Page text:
y 1841 the packet lines from New York City to Liverpool were already well established; companies with the now-famous names of Black Ball and the Swallowtail Lines regularly operated a schedule of ships carrying both cargo and passengers back and forth across the Atlantic since the early part of the century. The sinking of William Brown in 1841 was a terrible tragedy that notably foreshadowed the sinking of Titanic 71 Aprils later. For those who could afford firstclass accommodation, the passages were less than miserable; for those in steerage the passage must have seemed like hell. This was especially true in the winter months on the westbound run from Liverpool. Sinking ships with loss of life were unfortunately almost commonplace. Every so often though, an especially horrific foundering captured the headlines. One such instance was William Brown. The vessel — mostly likely a brig or barquentine — under the command of George Harris, departed Liverpool with 17 crew and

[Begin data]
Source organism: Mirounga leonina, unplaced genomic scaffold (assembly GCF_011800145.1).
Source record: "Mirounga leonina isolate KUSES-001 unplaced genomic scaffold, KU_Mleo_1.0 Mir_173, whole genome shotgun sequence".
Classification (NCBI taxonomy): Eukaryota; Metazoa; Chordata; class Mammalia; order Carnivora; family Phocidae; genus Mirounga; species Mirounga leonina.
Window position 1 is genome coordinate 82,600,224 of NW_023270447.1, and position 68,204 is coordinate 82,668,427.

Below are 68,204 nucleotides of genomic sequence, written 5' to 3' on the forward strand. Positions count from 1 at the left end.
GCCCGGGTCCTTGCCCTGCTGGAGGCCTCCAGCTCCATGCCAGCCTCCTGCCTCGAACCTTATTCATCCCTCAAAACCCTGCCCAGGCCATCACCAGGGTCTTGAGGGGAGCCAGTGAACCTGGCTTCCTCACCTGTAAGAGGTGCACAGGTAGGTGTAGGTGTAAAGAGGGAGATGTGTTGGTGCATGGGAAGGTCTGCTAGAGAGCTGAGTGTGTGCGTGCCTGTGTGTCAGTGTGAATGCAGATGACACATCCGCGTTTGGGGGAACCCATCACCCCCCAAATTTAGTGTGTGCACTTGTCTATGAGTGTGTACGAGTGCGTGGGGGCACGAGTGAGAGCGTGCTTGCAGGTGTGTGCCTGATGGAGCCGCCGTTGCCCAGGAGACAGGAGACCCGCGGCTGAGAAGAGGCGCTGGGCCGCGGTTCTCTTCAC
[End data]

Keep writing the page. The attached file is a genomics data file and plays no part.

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Voyages include celestial navigation, meteorology and square-rig seamanship Destinations will include Newport (RI) to Canada (Fall 2015) and Bermuda (Spring 2016) (dates and details TBA) Sleeping accommodations include both two-person cabins with ensuite heads and traditional pilot style berths Unplug | stand watch | climb aloft | take the helm

Photo credits, clockwise from top right: Al Weems, Mike Rutstein/ Marlinspike Magazine, Nonni Sansoucy, Al Weems, Al Weems, Al Weems, Nonni Sansoucy (boat stern), Al Weems, Al Weems, Nonni Sansoucy

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Ocean Navigator July/August 2015

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Ocean Navigator July/August 2015